Most workers in health care jobs provide clinical services, but many also are employed in occupations with other functions. Numerous workers in management and administrative support jobs keep organizations running smoothly. Although many MEDICAL AND HEALTH SERVICE MANAG have a background in a clinical specialty or training in health care administration, some enter these jobs with a general business education.

Each segment of the health care industry provides a different mix of wage and salary health-related jobs...

HOSPITALS: Hospitals employ workers with all levels of education and training, thereby providing a wider variety of services than is offered by other segments of the health care industry. About 3 in 10 hospital workers is a registered nurse. Hospitals also employ many physicians and surgeons, therapists, and social workers. About 1 in 5 hospital jobs are in a service occupation, such as nursing, psychiatric, and home health aides, or building cleaning workers. Hospitals also employ large numbers of office and administrative support workers.

NURSING AND RESIDENTIAL CARE FACILITIES:About 2 out of 3 nursing and residential care facility jobs are in service occupations, primarily nursing, psychiatric, and home health aides. Professional and administrative support occupations make up a much smaller percentage of employment in this segment, compared to other parts of the health care industry. Federal law requires nursing facilities to have licensed personnel on hand 24 hours a day and to maintain an appropriate level of care.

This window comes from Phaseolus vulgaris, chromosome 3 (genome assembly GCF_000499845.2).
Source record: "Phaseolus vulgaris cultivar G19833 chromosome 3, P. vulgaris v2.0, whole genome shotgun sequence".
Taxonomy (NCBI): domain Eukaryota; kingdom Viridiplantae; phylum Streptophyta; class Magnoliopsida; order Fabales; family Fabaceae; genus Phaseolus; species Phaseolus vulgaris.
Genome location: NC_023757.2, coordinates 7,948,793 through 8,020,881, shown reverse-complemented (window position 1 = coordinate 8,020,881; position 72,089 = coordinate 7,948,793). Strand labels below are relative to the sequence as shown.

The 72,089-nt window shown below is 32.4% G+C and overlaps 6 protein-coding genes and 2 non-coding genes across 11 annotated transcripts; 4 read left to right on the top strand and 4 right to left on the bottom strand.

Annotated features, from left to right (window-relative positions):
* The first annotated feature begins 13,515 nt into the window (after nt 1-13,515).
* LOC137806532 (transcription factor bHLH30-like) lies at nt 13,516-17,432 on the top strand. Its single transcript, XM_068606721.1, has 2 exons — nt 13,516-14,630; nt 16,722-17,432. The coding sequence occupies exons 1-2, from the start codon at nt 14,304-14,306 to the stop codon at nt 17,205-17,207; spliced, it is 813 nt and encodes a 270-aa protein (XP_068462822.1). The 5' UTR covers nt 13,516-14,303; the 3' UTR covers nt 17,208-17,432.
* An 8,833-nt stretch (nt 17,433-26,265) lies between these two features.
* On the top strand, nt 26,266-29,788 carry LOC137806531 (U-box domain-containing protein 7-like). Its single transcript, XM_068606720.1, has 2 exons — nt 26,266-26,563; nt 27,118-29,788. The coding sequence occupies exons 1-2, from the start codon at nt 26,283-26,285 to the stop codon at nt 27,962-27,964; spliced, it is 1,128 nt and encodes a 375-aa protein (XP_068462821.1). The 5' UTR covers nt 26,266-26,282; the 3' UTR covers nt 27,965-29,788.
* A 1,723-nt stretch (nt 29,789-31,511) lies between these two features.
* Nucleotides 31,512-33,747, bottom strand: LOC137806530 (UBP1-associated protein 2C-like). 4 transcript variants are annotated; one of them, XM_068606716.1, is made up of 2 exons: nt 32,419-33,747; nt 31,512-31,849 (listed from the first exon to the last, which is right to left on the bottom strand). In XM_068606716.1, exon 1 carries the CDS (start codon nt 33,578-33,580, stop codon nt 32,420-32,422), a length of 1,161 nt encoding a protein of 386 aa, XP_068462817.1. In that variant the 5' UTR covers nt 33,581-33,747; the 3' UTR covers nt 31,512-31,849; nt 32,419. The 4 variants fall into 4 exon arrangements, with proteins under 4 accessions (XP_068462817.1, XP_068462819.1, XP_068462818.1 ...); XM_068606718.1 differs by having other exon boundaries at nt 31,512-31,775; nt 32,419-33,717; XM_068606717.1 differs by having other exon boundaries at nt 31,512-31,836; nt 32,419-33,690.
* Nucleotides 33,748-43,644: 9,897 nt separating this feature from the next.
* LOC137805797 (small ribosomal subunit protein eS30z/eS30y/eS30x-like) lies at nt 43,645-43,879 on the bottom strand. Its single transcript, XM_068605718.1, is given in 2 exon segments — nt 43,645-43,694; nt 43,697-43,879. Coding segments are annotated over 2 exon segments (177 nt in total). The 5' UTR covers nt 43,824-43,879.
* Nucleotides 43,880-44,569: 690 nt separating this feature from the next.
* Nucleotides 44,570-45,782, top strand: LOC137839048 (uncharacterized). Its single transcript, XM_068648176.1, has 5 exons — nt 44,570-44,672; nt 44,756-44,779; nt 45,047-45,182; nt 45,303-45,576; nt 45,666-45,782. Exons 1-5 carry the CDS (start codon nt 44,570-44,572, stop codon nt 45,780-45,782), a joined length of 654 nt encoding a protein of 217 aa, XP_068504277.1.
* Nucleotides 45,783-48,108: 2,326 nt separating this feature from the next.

OFFICES OF PHYSICIANS:Many of the jobs in offices of physicians are in professional and related occupations, primarily physicians, surgeons, and registered nurses. About two-fifths of all jobs, however, are in office and administrative support occupations, such as receptionists and information clerks.

OFFICES OF DENTISTS:Roughly one-third of all jobs in this segment are in service occupations, mostly dental assistants. The typical staffing pattern in dentists offices consists of one dentist with a support staff of dental hygienists and dental assistants. Larger practices are more likely to employ office managers and administrative support workers.

HOME HEALTH CARE SERVICES:About 3 in 5 jobs in this segment are in service occupations, mostly home health aides and personal and home care aides. Nursing and therapist jobs also account for substantial shares of employment in this segment.

OFFICES OF OTHER HEALTH PRACTITIONERS:About 2 in 5 jobs in this industry segment are professional and related occupations, including physical therapists, occupational therapists, dispensing opticians, and chiropractors. Healthcare practitioners and technical occupations and office and administrative support occupations also accounted for a significant portion of all jobs—34 percent and 32 percent, respectively.

OUTPATIENT CARE SERVICES:This segment of the health care industry employs a high percentage of professional and related workers, including counselors, social workers, and registered nurses.